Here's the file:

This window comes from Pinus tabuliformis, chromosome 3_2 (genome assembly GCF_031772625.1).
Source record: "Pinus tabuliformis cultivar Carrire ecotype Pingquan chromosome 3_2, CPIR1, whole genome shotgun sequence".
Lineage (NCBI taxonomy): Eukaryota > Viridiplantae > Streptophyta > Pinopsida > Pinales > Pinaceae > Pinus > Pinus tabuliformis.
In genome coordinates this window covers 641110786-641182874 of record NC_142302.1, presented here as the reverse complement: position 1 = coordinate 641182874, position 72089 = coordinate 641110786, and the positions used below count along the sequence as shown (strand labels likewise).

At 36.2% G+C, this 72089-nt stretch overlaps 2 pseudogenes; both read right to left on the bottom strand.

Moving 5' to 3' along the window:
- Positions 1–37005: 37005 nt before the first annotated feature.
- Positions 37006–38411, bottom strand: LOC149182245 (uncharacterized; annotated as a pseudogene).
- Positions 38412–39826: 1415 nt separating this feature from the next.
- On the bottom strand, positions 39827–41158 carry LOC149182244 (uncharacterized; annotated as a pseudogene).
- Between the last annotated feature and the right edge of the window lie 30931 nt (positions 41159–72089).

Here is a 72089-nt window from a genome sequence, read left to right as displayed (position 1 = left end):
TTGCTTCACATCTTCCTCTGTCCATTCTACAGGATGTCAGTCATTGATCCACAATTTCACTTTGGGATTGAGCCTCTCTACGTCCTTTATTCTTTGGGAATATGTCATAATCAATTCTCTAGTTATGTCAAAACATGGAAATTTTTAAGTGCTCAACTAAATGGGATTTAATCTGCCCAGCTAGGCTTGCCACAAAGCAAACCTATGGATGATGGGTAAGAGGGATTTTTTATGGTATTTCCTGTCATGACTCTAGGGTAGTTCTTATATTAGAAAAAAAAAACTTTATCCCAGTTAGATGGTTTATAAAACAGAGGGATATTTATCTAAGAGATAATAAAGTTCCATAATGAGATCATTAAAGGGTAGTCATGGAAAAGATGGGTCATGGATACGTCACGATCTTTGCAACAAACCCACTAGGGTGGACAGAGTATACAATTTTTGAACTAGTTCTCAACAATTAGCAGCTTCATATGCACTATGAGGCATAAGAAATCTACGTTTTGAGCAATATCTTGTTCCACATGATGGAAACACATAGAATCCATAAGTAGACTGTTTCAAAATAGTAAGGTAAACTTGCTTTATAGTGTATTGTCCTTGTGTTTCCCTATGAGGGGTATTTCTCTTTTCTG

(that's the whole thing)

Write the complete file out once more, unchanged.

This window comes from Pinus tabuliformis, chromosome 3_2 (genome assembly GCF_031772625.1).
Source record: "Pinus tabuliformis cultivar Carrire ecotype Pingquan chromosome 3_2, CPIR1, whole genome shotgun sequence".
Lineage (NCBI taxonomy): Eukaryota > Viridiplantae > Streptophyta > Pinopsida > Pinales > Pinaceae > Pinus > Pinus tabuliformis.
In genome coordinates this window covers 641110786-641182874 of record NC_142302.1, presented here as the reverse complement: position 1 = coordinate 641182874, position 72089 = coordinate 641110786, and the positions used below count along the sequence as shown (strand labels likewise).

At 36.2% G+C, this 72089-nt stretch overlaps 2 pseudogenes; both read right to left on the bottom strand.

Moving 5' to 3' along the window:
- Positions 1–37005: 37005 nt before the first annotated feature.
- Positions 37006–38411, bottom strand: LOC149182245 (uncharacterized; annotated as a pseudogene).
- Positions 38412–39826: 1415 nt separating this feature from the next.
- On the bottom strand, positions 39827–41158 carry LOC149182244 (uncharacterized; annotated as a pseudogene).
- Between the last annotated feature and the right edge of the window lie 30931 nt (positions 41159–72089).

Here is a 72089-nt window from a genome sequence, read left to right as displayed (position 1 = left end):
TTGCTTCACATCTTCCTCTGTCCATTCTACAGGATGTCAGTCATTGATCCACAATTTCACTTTGGGATTGAGCCTCTCTACGTCCTTTATTCTTTGGGAATATGTCATAATCAATTCTCTAGTTATGTCAAAACATGGAAATTTTTAAGTGCTCAACTAAATGGGATTTAATCTGCCCAGCTAGGCTTGCCACAAAGCAAACCTATGGATGATGGGTAAGAGGGATTTTTTATGGTATTTCCTGTCATGACTCTAGGGTAGTTCTTATATTAGAAAAAAAAAACTTTATCCCAGTTAGATGGTTTATAAAACAGAGGGATATTTATCTAAGAGATAATAAAGTTCCATAATGAGATCATTAAAGGGTAGTCATGGAAAAGATGGGTCATGGATACGTCACGATCTTTGCAACAAACCCACTAGGGTGGACAGAGTATACAATTTTTGAACTAGTTCTCAACAATTAGCAGCTTCATATGCACTATGAGGCATAAGAAATCTACGTTTTGAGCAATATCTTGTTCCACATGATGGAAACACATAGAATCCATAAGTAGACTGTTTCAAAATAGTAAGGTAAACTTGCTTTATAGTGTATTGTCCTTGTGTTTCCCTATGAGGGGTATTTCTCTTTTCTG